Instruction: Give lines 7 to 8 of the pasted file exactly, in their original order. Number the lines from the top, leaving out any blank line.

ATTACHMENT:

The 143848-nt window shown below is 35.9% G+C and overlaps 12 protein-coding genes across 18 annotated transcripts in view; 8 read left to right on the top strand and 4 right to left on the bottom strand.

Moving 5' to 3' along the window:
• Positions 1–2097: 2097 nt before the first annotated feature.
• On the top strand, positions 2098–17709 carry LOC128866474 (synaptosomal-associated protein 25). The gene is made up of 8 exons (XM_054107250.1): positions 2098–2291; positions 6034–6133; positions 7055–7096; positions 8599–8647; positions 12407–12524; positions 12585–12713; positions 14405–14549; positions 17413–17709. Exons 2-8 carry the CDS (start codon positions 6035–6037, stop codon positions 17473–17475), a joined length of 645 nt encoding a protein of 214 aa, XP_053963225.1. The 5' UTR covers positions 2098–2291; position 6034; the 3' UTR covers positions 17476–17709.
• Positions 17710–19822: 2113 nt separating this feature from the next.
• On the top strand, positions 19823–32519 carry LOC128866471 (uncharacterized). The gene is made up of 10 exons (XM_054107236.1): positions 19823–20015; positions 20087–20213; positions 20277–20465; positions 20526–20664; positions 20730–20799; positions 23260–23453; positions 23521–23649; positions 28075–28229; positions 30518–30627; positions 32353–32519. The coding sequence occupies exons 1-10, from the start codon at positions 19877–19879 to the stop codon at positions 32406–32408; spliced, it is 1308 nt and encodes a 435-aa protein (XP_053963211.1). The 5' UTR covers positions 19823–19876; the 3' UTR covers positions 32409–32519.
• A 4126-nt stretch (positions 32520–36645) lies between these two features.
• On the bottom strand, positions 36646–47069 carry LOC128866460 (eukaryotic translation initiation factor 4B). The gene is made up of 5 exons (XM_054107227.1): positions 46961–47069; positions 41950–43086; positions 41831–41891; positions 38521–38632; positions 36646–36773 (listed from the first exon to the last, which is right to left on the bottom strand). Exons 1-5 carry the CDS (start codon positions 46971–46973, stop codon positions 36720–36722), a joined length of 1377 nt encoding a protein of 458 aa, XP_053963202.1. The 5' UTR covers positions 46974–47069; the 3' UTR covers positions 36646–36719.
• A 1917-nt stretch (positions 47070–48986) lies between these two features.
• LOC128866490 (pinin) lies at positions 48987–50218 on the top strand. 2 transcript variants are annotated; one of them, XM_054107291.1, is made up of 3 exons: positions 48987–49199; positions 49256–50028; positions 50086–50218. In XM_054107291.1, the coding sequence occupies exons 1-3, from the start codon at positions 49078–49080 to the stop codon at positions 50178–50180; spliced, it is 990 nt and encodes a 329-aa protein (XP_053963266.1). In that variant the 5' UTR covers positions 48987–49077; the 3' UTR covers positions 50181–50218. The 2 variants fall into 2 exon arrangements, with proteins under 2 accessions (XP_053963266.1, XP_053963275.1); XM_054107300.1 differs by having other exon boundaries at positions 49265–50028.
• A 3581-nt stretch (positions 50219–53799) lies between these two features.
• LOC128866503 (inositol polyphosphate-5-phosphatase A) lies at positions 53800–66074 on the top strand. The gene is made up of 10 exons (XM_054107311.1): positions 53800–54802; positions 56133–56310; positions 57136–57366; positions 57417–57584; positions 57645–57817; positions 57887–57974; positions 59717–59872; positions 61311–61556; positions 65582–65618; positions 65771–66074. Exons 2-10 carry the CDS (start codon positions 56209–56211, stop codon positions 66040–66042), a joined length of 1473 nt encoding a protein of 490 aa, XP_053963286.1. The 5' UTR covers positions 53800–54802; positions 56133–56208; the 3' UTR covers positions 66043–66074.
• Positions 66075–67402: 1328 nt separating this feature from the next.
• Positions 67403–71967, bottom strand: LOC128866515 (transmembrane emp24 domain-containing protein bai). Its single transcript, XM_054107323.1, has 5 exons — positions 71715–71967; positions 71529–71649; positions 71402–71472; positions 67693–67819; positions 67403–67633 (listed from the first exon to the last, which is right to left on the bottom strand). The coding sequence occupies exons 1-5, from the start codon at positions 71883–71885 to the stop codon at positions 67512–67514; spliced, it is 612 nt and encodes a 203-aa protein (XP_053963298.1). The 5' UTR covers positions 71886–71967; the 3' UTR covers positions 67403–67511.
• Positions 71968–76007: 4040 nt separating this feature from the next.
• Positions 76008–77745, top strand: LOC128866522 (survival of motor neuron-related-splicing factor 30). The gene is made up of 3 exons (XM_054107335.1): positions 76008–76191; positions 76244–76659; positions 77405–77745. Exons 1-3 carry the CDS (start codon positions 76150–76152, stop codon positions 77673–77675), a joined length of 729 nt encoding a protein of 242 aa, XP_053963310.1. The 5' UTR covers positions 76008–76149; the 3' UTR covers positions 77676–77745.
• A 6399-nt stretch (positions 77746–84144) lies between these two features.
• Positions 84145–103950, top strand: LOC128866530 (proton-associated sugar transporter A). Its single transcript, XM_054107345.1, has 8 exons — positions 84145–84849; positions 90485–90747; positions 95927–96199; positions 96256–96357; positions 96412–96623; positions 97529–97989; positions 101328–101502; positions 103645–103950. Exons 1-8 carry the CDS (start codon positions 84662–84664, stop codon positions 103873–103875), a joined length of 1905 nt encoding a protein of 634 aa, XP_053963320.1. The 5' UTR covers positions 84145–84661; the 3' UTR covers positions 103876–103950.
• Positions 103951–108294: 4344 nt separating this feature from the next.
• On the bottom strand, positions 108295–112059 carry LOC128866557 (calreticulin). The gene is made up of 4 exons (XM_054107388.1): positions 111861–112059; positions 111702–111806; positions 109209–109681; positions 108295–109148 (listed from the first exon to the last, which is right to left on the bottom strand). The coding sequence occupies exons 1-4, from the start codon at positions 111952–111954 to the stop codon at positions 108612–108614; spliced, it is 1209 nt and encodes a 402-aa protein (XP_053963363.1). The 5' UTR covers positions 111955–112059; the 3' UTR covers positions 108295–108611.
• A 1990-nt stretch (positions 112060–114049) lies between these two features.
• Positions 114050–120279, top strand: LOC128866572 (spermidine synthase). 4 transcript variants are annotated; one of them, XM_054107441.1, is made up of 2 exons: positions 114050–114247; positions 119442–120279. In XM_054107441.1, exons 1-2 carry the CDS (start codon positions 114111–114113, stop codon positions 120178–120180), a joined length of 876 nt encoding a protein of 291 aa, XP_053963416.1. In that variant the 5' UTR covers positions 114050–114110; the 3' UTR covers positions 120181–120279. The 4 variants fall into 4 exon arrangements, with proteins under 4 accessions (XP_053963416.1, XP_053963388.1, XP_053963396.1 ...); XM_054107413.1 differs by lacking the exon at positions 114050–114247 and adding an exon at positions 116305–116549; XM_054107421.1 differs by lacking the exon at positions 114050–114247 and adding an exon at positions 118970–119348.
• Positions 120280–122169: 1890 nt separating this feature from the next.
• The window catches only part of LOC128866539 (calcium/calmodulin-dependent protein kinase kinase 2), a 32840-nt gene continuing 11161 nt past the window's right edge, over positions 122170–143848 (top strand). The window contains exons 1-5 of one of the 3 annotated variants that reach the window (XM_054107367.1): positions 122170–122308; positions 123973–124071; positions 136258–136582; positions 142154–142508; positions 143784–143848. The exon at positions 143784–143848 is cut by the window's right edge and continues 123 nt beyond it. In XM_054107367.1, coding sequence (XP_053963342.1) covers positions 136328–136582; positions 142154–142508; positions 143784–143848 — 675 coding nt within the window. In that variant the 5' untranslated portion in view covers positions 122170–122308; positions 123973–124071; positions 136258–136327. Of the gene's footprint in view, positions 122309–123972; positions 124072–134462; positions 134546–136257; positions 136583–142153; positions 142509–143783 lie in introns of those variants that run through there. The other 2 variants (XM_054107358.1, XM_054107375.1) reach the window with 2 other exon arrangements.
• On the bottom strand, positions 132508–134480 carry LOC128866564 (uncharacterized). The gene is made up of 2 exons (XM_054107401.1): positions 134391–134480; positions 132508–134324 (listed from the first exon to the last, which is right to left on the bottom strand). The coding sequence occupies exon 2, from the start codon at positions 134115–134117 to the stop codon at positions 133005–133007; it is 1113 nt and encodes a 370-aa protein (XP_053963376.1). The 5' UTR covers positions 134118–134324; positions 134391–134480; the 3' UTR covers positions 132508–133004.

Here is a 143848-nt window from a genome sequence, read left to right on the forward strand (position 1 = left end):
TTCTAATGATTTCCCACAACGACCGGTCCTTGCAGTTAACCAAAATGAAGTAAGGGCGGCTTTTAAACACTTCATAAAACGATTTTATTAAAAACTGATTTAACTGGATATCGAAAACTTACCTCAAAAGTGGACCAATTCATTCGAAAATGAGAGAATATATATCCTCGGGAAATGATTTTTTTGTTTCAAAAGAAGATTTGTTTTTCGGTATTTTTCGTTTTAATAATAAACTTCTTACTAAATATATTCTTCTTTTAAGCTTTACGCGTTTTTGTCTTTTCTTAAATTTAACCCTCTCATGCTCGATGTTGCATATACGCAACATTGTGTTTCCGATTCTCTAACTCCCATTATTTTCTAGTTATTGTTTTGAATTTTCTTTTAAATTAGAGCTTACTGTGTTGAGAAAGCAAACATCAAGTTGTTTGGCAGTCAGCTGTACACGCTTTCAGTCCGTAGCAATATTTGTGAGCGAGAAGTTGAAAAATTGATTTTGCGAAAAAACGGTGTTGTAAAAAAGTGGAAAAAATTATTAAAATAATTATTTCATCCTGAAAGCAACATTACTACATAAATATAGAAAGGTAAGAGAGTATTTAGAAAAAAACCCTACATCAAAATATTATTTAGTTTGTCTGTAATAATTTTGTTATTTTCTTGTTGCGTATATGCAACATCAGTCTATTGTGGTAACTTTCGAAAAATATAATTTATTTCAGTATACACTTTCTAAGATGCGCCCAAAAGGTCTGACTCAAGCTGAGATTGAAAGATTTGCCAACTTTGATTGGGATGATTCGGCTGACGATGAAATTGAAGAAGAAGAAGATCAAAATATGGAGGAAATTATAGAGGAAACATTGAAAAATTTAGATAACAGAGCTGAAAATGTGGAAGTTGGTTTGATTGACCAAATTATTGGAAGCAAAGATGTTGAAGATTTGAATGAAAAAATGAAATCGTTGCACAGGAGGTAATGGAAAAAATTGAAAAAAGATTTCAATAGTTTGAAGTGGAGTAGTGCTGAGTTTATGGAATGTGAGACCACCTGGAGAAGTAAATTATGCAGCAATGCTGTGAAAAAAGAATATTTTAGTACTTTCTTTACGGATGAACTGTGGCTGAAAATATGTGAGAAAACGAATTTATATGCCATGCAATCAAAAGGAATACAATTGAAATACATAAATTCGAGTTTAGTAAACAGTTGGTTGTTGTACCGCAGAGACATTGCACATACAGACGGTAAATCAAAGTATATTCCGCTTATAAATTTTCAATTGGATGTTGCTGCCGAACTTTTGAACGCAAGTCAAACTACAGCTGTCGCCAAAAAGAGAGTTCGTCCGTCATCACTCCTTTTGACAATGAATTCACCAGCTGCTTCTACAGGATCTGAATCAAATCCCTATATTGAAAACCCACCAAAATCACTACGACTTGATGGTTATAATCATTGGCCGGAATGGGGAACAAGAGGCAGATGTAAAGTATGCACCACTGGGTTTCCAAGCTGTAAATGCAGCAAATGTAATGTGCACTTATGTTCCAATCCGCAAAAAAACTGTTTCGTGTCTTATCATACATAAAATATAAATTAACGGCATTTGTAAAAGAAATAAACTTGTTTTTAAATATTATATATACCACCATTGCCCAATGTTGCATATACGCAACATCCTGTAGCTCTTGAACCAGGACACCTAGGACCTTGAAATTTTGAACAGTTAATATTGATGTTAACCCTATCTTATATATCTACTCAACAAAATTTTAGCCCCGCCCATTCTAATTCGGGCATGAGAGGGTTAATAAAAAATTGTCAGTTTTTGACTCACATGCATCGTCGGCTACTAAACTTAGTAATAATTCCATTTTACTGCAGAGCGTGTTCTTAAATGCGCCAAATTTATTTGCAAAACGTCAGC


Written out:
• A 4126-nt stretch (positions 32520–36645) lies between these two features.
• On the bottom strand, positions 36646–47069 carry LOC128866460 (eukaryotic translation initiation factor 4B). The gene is made up of 5 exons (XM_054107227.1): positions 46961–47069; positions 41950–43086; positions 41831–41891; positions 38521–38632; positions 36646–36773 (listed from the first exon to the last, which is right to left on the bottom strand). Exons 1-5 carry the CDS (start codon positions 46971–46973, stop codon positions 36720–36722), a joined length of 1377 nt encoding a protein of 458 aa, XP_053963202.1. The 5' UTR covers positions 46974–47069; the 3' UTR covers positions 36646–36719.